The new marine science degree program at Northenet University aims to bring science to life and help students discover the joys and challenges of living and working in the ocean.
It’s called the Marine Sciences Curriculum and it’s the culmination of an eight-year process that began with the introduction of a new curriculum to Northeastern students in the fall of 2014.
The curriculum was designed to teach students about life and the ocean, while also developing them as marine scientists.
The new program is aimed at students who are currently enrolled in a graduate degree program, but want to continue learning about marine science and technology and want to go to graduate school in marine science.
It’s called an advanced marine science major.
Students take a three-week intensive marine biology course in the summer and then are expected to complete two semesters of oceanography at Northende.
They learn about how currents, currents and storms are affecting the environment, how humans and animals interact with the ocean and how humans can protect themselves from the hazards of the ocean environment.
The students also learn about oceanographic surveys and research methods, the importance of coral reefs and how to conduct research in the marine environment.
They also learn how to operate and manage research vessels and how the ocean works with the environment.
“The students who choose this program have a great opportunity to experience and interact with a whole new way of life, one that is very different than the way things are today,” said Dr. Robert S. Cottrell, the associate dean for science and education at Nortneet.
“In addition to the science that they’re learning, they’re also learning about life, about marine life, which is really something that’s really unique to them and to the ocean,” said Cottell.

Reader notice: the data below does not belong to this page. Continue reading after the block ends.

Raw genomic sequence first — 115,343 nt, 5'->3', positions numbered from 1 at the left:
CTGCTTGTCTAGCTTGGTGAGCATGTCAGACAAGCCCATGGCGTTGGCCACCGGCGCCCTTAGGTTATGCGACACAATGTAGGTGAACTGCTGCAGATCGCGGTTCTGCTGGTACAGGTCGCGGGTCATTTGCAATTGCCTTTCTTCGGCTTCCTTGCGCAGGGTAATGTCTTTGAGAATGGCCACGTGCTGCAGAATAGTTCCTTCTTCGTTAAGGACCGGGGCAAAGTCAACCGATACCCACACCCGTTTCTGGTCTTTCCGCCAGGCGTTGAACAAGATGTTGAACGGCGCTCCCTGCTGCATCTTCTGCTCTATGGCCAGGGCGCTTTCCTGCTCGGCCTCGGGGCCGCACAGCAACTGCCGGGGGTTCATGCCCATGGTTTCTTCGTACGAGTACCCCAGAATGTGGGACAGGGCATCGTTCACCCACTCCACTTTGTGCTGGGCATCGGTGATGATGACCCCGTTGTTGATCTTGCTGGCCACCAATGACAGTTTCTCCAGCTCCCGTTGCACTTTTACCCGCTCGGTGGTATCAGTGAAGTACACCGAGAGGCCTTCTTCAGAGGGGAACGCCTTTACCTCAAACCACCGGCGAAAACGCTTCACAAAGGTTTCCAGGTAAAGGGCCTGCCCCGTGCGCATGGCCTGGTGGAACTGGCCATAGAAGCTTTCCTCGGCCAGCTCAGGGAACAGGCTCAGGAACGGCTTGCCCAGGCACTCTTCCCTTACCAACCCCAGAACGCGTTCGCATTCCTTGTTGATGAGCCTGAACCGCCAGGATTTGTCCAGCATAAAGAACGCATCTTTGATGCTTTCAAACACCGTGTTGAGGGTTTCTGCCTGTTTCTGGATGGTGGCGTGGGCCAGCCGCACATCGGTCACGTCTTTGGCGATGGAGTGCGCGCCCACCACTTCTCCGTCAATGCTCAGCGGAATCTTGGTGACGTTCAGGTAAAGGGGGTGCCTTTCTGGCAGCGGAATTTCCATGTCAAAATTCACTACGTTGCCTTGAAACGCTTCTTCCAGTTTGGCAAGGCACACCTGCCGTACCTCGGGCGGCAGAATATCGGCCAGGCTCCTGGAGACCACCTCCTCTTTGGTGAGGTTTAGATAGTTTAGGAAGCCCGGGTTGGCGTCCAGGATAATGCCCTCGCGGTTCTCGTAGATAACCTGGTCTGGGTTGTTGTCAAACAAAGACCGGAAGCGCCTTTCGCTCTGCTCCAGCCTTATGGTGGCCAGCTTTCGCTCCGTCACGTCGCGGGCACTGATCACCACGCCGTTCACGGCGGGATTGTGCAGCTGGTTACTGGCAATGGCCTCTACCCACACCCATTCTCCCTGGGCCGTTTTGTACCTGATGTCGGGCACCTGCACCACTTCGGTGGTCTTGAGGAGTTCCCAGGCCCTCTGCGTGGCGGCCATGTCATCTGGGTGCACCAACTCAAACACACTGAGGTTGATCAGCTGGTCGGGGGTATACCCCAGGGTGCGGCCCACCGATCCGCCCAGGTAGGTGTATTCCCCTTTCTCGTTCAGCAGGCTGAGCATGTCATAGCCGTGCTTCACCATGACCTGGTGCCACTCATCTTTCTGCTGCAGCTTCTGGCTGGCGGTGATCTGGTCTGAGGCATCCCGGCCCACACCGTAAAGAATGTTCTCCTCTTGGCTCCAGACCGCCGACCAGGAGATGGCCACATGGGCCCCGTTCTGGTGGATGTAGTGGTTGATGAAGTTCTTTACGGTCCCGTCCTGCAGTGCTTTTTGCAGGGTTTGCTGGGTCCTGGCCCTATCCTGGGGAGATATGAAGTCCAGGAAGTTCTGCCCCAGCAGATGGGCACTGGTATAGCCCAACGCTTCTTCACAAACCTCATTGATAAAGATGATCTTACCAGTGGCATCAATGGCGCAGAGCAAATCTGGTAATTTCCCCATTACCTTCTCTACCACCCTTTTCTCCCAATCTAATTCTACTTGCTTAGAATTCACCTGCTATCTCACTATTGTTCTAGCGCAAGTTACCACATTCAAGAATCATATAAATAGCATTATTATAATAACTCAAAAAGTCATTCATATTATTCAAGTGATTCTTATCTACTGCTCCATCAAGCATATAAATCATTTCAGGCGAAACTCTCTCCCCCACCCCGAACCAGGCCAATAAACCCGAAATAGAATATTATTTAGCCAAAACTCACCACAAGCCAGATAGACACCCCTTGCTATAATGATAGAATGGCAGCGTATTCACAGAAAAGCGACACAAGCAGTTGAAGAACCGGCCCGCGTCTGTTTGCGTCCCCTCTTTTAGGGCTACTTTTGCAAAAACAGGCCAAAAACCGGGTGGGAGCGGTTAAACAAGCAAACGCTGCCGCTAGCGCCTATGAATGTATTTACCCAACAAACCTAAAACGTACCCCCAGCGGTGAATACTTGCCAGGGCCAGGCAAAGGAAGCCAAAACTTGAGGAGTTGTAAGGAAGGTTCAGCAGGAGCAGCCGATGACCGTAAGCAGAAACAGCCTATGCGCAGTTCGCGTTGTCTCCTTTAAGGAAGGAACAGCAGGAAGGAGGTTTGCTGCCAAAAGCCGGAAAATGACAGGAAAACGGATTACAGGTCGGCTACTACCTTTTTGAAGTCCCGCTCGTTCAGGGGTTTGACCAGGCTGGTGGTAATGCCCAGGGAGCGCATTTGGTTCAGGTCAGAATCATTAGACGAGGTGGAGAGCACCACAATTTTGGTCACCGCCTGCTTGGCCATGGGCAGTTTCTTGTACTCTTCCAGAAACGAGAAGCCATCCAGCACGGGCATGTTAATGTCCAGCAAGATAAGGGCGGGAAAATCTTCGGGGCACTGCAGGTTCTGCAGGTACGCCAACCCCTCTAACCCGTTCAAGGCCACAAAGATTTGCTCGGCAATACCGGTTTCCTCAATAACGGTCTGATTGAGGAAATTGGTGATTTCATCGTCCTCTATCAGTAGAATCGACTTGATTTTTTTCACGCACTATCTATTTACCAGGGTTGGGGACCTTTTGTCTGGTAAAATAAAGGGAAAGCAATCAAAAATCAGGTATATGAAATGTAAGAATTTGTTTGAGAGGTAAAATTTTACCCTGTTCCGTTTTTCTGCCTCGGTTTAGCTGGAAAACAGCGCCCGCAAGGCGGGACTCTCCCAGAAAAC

Northeastern’s marine science program was developed by the College of Arts and Sciences and the College Ocean Science.
In the fall, the program was expanded to include a marine engineering program.
In the new program, students will be exposed to the importance and impact of marine biology and marine science through a hands-on, experiential learning experience.
The coursework is designed to introduce students to marine biology, marine science, marine technology, marine ecology and environmental science.
“This is a program that will teach you how to take a course on the ocean that will be something you will have to take every year in order to keep up with the latest developments in the field,” said Mark Bostick, associate dean of students at Northeets.
The Marine Science Curricula course will be delivered through a two-day course called the Ocean Science and Technology program.
The program also includes a lab, which students can take as they progress through the program.
The program is open to students of all ages and is taught by an oceanographer, an environmental ecologist and an oceanography professor.
Students who want to learn more about the marine science process will be able to access an online resource, as well as a course catalog.
For more information, visit Northeastern.edu/marine.